Preparing for retirement is like training for a marathon. It takes dedication, determination and a long-term commitment, along with the right support and resources to complete the race. The ING family of companies in the U.S. (ING), which are leading providers of retirement and life insurance products, on November 5 released the results of a nationwide survey of retirement plan participants that underscores how Americans are at a disadvantage when it comes to their own financial marathon.
The survey, commissioned by the ING Retirement Research Institute, confirmed that employer-sponsored retirement plans are incredibly important to the workers who participate in them, but most are not maximizing the savings power of these plans to their full potential. The research found that plan investors often fail to recognize the potential long-term benefits that even a small contribution rate increase can produce in helping them successfully reach their retirement goals.
Americans Admit They Can, Should Be Saving More
ING's survey clearly indicates that Americans know they are responsible for their retirement, and admit they could be saving more.
According to the findings, a majority of workers (87 percent) said they could be saving more in their employer-sponsored retirement plan, a savings vehicle they deem critically important to reaching a secure retirement and the foundation of most their retirement savings strategy. In fact, of the 1,000 workplace retirement plan participants surveyed, nearly two-thirds (64 percent) said their employer-sponsored retirement plan accounts for all or most of their retirement portfolio. However, many participants are not stretching to maximize their contributions when they can. Moreover, they tend to rely on "guesswork" when setting contribution levels, and don't fully understand the importance and long-term impact of small increases in contribution rates.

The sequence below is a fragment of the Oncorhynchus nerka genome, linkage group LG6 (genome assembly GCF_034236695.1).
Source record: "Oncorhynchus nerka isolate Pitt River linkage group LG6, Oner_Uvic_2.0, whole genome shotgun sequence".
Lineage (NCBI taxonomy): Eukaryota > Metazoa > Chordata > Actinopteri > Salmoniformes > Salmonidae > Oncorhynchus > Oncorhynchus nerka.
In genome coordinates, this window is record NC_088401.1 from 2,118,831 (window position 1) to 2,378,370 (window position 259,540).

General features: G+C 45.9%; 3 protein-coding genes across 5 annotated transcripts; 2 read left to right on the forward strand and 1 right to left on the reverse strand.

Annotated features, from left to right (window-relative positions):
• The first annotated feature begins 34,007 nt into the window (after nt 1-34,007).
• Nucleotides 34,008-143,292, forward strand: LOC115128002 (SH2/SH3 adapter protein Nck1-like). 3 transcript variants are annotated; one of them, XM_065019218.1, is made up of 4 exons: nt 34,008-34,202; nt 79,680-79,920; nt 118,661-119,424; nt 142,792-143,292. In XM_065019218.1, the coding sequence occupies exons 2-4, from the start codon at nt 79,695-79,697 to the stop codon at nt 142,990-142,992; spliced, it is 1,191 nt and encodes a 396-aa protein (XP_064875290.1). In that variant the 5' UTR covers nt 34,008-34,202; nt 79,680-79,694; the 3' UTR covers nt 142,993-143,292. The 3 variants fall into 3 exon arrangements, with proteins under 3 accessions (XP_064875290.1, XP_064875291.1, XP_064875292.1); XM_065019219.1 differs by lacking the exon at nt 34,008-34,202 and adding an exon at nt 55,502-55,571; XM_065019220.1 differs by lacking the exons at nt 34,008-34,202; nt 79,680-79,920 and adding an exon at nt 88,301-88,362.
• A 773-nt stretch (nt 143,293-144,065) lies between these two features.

"Americans today understand that they shoulder a greater responsibility for securing their own retirement," said Rob Leary, CEO, ING Insurance U.S. "They also recognize that an employer-sponsored retirement plan is the cornerstone of their efforts to save for retirement. Still, the issue for many workers, made even more urgent in shaky economic times and an era of volatile equity markets, is scrubbing household budgets and, when possible, finding more dollars to save for retirement. Being cost-conscious is certainly important and prudent, but at the same time, people must also find ways to contribute more into their retirement accounts."
And it's not like they're confident in the future of Social Security. In fact, more respondents (51 percent) think it's more likely that scientists will clone dinosaurs in their lifetime than it is that Congress will save Social Security, and 77 percent of those with kids at home say their child is more likely to catch a foul ball in the seats at a baseball game than cash a Social Security check.
ING's findings suggest that even though workers may acknowledge the retirement saving challenge, it has not necessarily resulted in better saving behaviors, at least not in their employer-sponsored retirement plans. Of those participants not contributing the maximum to their retirement plan, an overwhelming majority (87 percent) admitted they could afford to increase their annual contribution by 1 percent of their annual salary; almost six in ten (59 percent) said they could up their contribution by 3 percent of salary; and nearly one third (32 percent) said they could afford a 5 percent increase.
"The irony is that Americans love raises," Leary said. "In our survey, most respondents (76 percent) would prefer even just a slight raise over a shorter commute to work. We recognize that the current economic environment is challenging for most everyone and robust salary increases are currently not the norm; nevertheless, Americans cannot delay giving themselves a retirement raise. A modest increase in your workplace retirement plan contribution rate can go a long way toward ensuring a more financially secure retirement."
Most Workers Overlook Long-Term Impact of Modest Contribution Rate Increases
ING's survey also indicated that plan participants lacked a clear understanding of contribution rates and the lifetime value of even small increases.
In fact, for many workers, setting workplace retirement plan contribution rates appeared to be either a guess or a back-of-the-envelope calculation. Very few of those surveyed consulted outside resources in determining their contribution levels. Nearly two-thirds (65 percent) determined their contribution rate themselves, and one in five (21 percent) said they "go by gut feeling."